Mad Detective is at the outset another detective story, albeit one that feels less noir-ish than has become fashionable. We see Bun solve a case by being thrown down a series of staircases while locked in a suitcase, then his apparent breakdown at his superior’s retirement party. Then we see two police officers trying to capture a thief. After that, it starts to get a little difficult. Well, to be honest, things simply stop making sense.
I don’t want to give too much away and spoil the “gimmick” of the film too much, but Bun has a couple of really remarkable and original abilities. The foremost is the ability to see facets of people’s personalities as separate entities, all with their own appearance (and not necessarily the same sex as the host). This is extremely confusing at first, but when the penny drops, it’s quite an exciting idea. Bun comes into contact with Chi-Wai, who has no less than seven different “facets” of his personality, and watching some of them interact with the host is interesting – for example his decision making is a bossy, confident woman, while his cowardice is a fat, nervous man (Lam Suet – Hong Kong’s Mr Prolific!). The avatar Bun sees depends on what the host is feeling. Bun also seems to be able to gain supernatural insights into the case through near-death experiences, which further clarifies what’s going on.
I’ve written before about mystery thrillers sometimes being a one-shot deal (see The Detective), but Mad Detective has so much more going for it, as well as a thought-provoking ending, that I’m sure this will stand the test of time. Indeed, it’s one of those films you want to watch again straight away so you can watch out for things you might have missed first time and with the benefit of knowledge you didn’t have on the first viewing.
Mad Detective is accessible and unpretentious, exciting and fresh. The roles are all very well acted, but Lau in particular is outstanding as the titular detective. I have to say I’ve not seen him in anything other than comedy (and usually pretty broad comedy at that), and so was a little surprised at how well he pulled it off. The direction is great and Johnny To in particular seems to be on fire at the moment. If you’re after something unusual and a little challenging, this is a must-see – and a great example, along with To’s last (complete) film, Exiled, of what Hong Kong is capable of. I’m pretty excited right now…
Lam Suet-o-meter: Low. “What, you want me to play someone’s cowardice? Hmm, OK”. Probably not one for his Hollywood resumé when he can take five minutes away from being in every Hong Kong film to write it.
Dark Water (2002) April 8, 2008Posted by Cal in : Horror, Supernatural, 2000s films , 4 comments
Director: Hideo Nakata Cast: Hitomi Kuroki; Rio Kanno; Shigemitsu Ogi Territory: Japan Production Company: Honogurai mizu no soko kara
A bitter custody battle is being fought by Yoshimi (Hitomi Kuroki) against her husband for their six year old daughter Ikuko (Rio Kanno). Her ex-husband is playing dirty, using tales of Yoshimi’s previous psychological problems to discredit her. Rattled, Yoshimi rents a new apartment for herself and Ikuko and tries to get her life back on track with a new job. But the apartment is old and the ceiling leaks – not to mention noisy, as a child’s footsteps can often be heard from the room above. Yoshimi starts to feel uneasy when a girl’s red bag is found and can’t seem to be thrown away, and then she starts seeing a small child upstairs matching the description of a missing girl…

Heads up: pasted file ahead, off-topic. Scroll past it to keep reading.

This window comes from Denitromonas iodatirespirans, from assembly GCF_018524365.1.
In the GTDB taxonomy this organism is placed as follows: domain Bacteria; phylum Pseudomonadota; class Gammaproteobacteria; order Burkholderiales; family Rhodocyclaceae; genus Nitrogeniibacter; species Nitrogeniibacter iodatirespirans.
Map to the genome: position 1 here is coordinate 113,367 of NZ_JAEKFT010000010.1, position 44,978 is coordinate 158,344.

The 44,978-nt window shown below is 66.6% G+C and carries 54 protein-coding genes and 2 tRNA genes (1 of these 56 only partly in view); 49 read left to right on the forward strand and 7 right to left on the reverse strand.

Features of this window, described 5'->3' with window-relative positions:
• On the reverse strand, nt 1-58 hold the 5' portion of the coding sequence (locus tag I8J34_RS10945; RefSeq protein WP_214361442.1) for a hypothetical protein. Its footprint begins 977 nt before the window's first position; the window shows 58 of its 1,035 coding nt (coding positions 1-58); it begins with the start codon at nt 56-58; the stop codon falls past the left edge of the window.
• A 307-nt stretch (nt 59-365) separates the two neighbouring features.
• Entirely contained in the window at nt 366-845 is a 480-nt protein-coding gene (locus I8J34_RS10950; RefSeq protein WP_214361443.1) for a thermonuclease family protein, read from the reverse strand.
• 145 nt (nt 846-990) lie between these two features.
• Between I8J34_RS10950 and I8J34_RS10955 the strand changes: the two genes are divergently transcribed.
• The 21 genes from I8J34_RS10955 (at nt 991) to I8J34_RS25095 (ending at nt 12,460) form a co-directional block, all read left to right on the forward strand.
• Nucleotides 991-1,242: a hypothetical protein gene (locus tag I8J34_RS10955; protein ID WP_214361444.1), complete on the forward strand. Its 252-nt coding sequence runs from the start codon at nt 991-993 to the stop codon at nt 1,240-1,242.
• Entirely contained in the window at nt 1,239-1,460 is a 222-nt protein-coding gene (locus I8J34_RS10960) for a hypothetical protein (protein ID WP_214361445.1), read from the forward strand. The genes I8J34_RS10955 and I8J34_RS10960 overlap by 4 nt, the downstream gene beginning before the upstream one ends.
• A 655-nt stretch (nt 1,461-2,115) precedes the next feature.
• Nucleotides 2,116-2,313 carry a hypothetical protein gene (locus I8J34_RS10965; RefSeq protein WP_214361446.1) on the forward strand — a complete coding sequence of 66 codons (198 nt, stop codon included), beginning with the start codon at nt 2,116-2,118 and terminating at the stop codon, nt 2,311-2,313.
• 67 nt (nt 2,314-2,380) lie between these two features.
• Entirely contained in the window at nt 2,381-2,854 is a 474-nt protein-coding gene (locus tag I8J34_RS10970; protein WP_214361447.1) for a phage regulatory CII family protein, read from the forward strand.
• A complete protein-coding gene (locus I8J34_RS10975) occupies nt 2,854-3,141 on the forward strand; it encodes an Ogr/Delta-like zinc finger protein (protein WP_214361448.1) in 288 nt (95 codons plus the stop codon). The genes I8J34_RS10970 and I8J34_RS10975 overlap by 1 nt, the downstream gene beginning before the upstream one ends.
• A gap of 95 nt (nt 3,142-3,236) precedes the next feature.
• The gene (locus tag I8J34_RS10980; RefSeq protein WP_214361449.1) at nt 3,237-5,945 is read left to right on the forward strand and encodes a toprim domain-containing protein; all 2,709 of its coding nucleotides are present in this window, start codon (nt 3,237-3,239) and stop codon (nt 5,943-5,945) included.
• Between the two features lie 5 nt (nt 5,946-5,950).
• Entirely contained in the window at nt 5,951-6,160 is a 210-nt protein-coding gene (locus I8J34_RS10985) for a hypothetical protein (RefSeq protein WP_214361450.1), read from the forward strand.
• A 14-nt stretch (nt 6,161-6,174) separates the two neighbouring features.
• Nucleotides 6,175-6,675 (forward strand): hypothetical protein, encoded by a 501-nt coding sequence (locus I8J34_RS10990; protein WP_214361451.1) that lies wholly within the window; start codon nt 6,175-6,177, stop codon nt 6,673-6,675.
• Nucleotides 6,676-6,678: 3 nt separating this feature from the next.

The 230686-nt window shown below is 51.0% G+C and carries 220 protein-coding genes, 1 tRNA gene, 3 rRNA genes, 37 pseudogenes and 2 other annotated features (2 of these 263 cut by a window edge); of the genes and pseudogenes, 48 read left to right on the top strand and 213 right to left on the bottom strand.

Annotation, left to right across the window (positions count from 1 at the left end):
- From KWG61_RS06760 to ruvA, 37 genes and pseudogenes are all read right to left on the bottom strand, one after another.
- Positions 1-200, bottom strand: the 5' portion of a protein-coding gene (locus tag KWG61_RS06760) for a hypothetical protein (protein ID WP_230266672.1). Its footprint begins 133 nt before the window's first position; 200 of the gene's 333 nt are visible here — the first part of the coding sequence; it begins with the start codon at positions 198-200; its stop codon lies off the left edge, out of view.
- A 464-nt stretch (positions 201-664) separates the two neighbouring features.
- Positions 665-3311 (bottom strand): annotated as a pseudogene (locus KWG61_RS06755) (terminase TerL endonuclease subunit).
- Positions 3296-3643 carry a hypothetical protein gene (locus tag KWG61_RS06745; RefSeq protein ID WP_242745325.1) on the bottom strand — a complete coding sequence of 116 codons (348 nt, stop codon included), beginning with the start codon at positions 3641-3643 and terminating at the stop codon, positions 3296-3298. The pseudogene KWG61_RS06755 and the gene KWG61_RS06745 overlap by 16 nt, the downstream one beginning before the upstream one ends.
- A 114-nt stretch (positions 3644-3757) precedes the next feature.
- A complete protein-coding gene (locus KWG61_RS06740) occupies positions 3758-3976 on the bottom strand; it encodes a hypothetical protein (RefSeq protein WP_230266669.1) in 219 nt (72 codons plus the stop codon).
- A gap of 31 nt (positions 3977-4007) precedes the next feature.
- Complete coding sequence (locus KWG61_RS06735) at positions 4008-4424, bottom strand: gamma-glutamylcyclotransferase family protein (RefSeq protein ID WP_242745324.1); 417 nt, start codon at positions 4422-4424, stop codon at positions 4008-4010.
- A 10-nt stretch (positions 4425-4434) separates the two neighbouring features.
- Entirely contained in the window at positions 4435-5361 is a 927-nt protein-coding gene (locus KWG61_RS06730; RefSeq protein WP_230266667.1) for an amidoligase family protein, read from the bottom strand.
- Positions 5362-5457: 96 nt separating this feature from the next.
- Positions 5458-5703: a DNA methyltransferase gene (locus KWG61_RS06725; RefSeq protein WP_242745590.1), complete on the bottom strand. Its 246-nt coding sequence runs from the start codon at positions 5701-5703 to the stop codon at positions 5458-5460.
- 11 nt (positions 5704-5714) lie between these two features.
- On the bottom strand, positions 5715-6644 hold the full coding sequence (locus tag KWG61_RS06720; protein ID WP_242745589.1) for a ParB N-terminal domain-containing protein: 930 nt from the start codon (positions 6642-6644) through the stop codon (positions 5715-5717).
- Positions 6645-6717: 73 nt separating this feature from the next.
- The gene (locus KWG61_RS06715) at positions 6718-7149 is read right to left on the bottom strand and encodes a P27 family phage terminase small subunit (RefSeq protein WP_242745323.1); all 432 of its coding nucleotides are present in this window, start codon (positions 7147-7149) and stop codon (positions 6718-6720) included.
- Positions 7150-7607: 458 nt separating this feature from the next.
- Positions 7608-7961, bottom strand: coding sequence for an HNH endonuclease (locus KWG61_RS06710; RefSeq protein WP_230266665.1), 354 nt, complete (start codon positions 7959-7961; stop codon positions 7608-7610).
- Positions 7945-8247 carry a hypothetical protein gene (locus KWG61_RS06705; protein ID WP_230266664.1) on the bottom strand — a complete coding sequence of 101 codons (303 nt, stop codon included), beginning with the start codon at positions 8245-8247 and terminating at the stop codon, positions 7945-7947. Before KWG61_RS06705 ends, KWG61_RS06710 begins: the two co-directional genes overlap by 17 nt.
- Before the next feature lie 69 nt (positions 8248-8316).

From the director of Ring, which was probably most casual viewers’ first exposure to Asian horror films, Dark Water continues in a similar spooky style which seems to be everywhere nowadays.
Shunning special effects and gore, the film instead relies on making the mundane seem menacing through implication, music and reaction shots. Which, let’s face it, could easily fall flat on its arse. Dark Water doesn’t quite fall on its arse, but after seeing it I’m not entirely sure why. The imagery seems a little over-used – creepy silent kids and things seen out of the corner of the eye being the order of the day. The red bag that continually turns up to alarm Yoshimi could seem laughable if not handled properly, as can the mounting menace of a water stain on the ceiling. But, to give the film its due, it never does, and a decent sense of quiet menace continues nicely throughout the film.
It’s just that the whole mystery of the film is rather easy to figure out, and by about the halfway mark, you’re well ahead of the game. This is the film’s most disappointing quality, as it is a very watchable experience. The film is very ably acted, and particular mention must go to the performance of Rio Kanno as the six year old Ikuko who spent the majority of the film soaking wet, which couldn’t have been too pleasant.
Although Dark Water is a pleasantly creepy way to pass the time, I really don’t think it has the legs to stand up to repeated viewings. But if you’ve never seen it, it’s well worth the price of the rental.
Bruce Lee Vs Elvis: more “Game of Death” footage found April 1, 2008Posted by Cal in : Uncategorized, Articles, Humour , comments closed
A recently discovered film can containing a mere 10 minutes’ worth of material has already been hailed as the Holy Grail for both action film fans and music fans. The contents show the King of Kung Fu fighting the King of Rock ‘n’ Roll in a life and death struggle set inside a Pagoda.